A simple gold cloth, the gold napkins (in the silver napkin rings) and of course, the blue Spode. The blue and white oriental bowl which hold apples during the fall is the centerpiece . . .
My newest purchase -- these "new" old candlesticks. They look aged but they're actually new and I love anything bird especially in the breakfast room. They were a splurge -- a real splurge but I absolutely love them.
The metal bread basket was a new purchase as well and I'm thinking about getting a second for when we dine at the "big table".
It was really more of a supper than a dinner -- a first course of the last of the farmer's market tomatoes and fresh mozarella and fresh basil sprinkled with olive oil and balsamic vinegar, followed by big bowls of Plaza III steak soup and a great baguette. Dessert was a four layer chocolate cake.

You see, I did have company that evening, but I spent the day in the city -- playing (for I bought the candlesticks and bread basket and had lunch with a friend). The soup slowly simmered all day in the crock pot and shamelessly, I bought the baguette and the four layer chocolate cake!

What's more important -- making ALL of the dinner myself and not having enough time to have friends over OR buy what I didn't have time to make and spend a nice evening with friends. I'll always chose the second!

It's Thursday which means that it's time for tablescapes. Please join Susan At Between Naps on the Porch to see how everyone's tables are set this Thursday!

Tuesday, October 20, 2009

It's October -- time for Oktoberfest!

For the past sixteen years, a labor of love for husband Jim and myself is the annual

I fix all the food -- for around 100. Brats which I boil in beer (and Rotarians grill them at the site), my German grandmother's hot potato salad and my German grandmother's cole slaw, sauerkraut and for dessert -- apple crisp.

Husband Jim . . . . turns this shelter house in our park into a little bit of Bavaria!

Table decorations -- some of our old ones, others bought at garage sales and flea markets make the tables festive. Oktober is an easy month for decorations!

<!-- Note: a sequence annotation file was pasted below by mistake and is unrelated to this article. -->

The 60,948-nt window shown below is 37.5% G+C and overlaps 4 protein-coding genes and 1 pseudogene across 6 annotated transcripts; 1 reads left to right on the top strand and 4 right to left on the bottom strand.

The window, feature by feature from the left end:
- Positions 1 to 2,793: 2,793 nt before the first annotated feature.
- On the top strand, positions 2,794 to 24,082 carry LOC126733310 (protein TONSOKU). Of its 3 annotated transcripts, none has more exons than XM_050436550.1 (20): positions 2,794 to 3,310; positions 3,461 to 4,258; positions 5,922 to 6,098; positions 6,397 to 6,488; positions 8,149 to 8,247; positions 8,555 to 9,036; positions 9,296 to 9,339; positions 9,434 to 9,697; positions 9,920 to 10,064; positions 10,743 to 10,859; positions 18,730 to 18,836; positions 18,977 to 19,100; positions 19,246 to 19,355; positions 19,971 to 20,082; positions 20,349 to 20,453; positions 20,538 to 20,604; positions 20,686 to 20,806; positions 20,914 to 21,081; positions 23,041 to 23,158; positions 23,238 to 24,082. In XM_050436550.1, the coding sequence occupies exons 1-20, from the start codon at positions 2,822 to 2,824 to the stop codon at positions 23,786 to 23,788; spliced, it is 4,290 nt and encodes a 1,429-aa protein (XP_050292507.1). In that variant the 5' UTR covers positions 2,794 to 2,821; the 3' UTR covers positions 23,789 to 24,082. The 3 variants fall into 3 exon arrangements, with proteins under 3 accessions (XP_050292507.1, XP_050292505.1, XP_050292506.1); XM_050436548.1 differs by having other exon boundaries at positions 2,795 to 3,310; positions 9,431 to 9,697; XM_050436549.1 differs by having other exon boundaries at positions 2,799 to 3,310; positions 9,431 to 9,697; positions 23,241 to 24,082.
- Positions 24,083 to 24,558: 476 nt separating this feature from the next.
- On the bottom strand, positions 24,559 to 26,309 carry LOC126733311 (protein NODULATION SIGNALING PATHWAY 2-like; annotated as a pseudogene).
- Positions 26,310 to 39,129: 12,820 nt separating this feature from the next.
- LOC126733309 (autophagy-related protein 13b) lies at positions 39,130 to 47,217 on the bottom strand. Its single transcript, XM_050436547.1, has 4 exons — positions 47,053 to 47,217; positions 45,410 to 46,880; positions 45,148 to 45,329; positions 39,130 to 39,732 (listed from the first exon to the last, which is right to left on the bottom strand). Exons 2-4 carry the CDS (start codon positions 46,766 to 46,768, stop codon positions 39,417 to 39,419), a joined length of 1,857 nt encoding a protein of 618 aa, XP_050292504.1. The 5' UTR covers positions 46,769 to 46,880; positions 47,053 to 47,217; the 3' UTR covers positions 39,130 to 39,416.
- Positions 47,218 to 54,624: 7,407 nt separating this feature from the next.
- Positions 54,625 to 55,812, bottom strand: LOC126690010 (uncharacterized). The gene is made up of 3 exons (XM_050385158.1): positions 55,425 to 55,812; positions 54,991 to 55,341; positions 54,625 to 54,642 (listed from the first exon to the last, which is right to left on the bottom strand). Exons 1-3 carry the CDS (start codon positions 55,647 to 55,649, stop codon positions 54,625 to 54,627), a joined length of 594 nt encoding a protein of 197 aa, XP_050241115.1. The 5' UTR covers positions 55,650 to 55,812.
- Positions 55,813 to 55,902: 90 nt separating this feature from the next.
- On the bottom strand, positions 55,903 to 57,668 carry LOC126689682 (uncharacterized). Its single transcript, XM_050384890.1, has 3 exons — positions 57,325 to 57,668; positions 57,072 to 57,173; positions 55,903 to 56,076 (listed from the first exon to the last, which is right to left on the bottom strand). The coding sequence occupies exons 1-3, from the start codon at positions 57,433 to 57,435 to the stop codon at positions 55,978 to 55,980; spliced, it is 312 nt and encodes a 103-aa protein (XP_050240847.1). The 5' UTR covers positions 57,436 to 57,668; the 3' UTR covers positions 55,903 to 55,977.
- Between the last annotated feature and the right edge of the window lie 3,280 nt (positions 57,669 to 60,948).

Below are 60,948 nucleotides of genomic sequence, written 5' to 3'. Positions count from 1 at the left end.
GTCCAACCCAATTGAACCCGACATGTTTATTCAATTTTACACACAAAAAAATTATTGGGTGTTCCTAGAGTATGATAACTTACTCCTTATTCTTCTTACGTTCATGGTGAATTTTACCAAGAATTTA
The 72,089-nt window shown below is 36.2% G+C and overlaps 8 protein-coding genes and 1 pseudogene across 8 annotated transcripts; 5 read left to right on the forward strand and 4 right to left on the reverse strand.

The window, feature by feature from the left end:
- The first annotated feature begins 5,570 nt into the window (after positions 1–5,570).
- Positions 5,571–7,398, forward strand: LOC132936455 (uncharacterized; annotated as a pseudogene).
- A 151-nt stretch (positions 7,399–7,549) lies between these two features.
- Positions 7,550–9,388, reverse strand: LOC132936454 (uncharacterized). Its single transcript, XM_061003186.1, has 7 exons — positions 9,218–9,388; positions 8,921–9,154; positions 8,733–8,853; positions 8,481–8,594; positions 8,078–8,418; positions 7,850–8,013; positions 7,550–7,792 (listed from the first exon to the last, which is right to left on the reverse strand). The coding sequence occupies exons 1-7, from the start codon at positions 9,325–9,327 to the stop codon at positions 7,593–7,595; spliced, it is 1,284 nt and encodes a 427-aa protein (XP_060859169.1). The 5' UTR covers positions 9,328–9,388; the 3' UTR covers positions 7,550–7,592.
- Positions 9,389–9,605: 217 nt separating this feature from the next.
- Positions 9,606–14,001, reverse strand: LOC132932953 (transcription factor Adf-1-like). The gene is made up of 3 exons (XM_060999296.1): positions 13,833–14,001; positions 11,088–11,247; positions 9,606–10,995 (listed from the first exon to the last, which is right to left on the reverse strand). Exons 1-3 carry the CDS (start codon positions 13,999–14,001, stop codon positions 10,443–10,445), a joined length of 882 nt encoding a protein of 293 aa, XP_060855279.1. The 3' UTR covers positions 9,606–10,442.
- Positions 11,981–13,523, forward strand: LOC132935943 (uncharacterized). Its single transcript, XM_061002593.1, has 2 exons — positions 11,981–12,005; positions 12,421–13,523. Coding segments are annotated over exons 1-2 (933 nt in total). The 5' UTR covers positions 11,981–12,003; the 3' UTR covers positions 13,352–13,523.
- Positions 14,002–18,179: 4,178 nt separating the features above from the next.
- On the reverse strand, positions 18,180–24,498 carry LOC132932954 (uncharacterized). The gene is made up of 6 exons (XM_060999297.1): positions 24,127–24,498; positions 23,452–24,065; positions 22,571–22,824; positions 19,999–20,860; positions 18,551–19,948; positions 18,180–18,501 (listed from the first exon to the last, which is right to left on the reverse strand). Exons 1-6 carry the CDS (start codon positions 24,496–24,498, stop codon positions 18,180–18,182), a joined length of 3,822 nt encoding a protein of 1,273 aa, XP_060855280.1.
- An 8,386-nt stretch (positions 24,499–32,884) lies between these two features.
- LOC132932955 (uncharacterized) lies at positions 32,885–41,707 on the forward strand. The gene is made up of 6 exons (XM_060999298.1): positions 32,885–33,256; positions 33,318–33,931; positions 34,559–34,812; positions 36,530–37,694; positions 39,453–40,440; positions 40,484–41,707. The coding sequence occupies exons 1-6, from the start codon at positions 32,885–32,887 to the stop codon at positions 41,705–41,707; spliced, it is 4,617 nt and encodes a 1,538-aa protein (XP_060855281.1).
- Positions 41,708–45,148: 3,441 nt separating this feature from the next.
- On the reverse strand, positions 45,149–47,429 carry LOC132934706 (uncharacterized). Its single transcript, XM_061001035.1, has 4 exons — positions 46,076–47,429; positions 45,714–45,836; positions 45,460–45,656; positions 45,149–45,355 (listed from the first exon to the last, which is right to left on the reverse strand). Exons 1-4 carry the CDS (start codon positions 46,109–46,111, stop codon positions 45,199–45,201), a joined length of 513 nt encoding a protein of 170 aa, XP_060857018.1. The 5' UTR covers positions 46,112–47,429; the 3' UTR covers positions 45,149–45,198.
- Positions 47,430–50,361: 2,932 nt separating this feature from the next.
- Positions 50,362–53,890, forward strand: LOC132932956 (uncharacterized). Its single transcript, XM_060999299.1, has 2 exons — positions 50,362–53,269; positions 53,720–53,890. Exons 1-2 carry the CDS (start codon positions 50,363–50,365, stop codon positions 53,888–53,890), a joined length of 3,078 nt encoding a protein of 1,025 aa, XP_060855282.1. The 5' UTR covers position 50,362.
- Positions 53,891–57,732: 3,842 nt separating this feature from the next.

Banners -- like the Jagermeister banner
And flags, like these German flags add a bit of the feeling of Germany!

Each table has a different tablecloth and a fallish centerpiece.It's a Rotary party -- for Rotarians and their families -- little children, too and invited guests.
With plenty of beer and wine, it is a fun party!
And we have at least 100 attend this annual party. It's always a good turnout and the evening, as this one was, is always perfect.

Today is Wednesday which means that it's Outdoor Wednesday at Susan's. Join her at A Southern Daydreamer to see what everyone else is doing outside this Wednesday!

Monday, October 19, 2009

Lemon Blueberry Scones

We love scones -- probably our favorite breakfast (or tea) bread. Our first introduction to scones was in England when we had our first cream tea -- a plain scone with bowls of cream and jam and although we ate them backward (we piled on the jam and then the cream) we thought them wonderful food.
Scones in England are more for tea than for breakfast . . . but we find them great breakfast fare -- especially with the perfect cup of coffee.

I was scone challenged until I found the Barefoot Contessa recipe. Made in the mixer, they are easy scones and turn out perfect every time!
These are lemon blueberry scones -- with a smidgen of icing. They are our adaptation of Ina Garten's cranberry orange scones. Not having dried cranberries but having dried blueberries we made the substitution and instead of orange juice and zest we used lemon for we felt that blueberry and lemon had a greater affinity than blueberry and orange.

The result -- perfect -- both for breakfast and for tea that afternoon.

Blueberry Lemon Scones

4 cups plus 1/4 cup flour
1/4 cup sugar (plus additional for sprinkling)
2 T. baking powder
2 t. kosher salt
1 T. grated lemon zest
3/4 pound cold, unsalted butter, diced
4 large eggs, lightly beaten
1 cup cold heavy cream
1 cup dried blueberries
1 egg beaten with 2 T. water for egg wash
1/2 cup powdered sugar plus 2 T.
4 t. freshly squeezed lemon juice

Preheat the oven to 400.

In the bowl of an electric mixer fitted with a paddle attachment, mix 4 cups of flour, 1/4 cup sugar, the baking powder, salt and lemon zest. Add the cold butter and mix at the lowest speed until the butter is the size of peas.

Combine the eggs and heavy cream and, with the mixer o low speed, slowly pour into the flour and butter mixture. Mix until just blended. The dough will look lumpy! Combine the dried blueberries and 1/4 cup of flour, add to the dough and mix on low speed until blended. Dump the dough onto a well floured surface and knead it into a ball. Flour your hands and a rolling pin and roll the dough 3/4 inch thick. You should see small bits of butter in the dough. Keep moving the dough on the floured board so it doesn't stick. Flour a 3 inch round plain or fluted cutter and cut circles of dough. Place the scones on a baking pan lined with parchment paper. Collect the scraps neatly, roll them out, and cut more circles.

Brush the tops of the scones with egg wash, sprinkle with sugar and bake for 20 to 25 minutes, until the tops are browned and the insides fully baked. Allow the scones to cool for 15 minutes and then whisk together the confectioners sugar and lemon juice and drizzle over scones.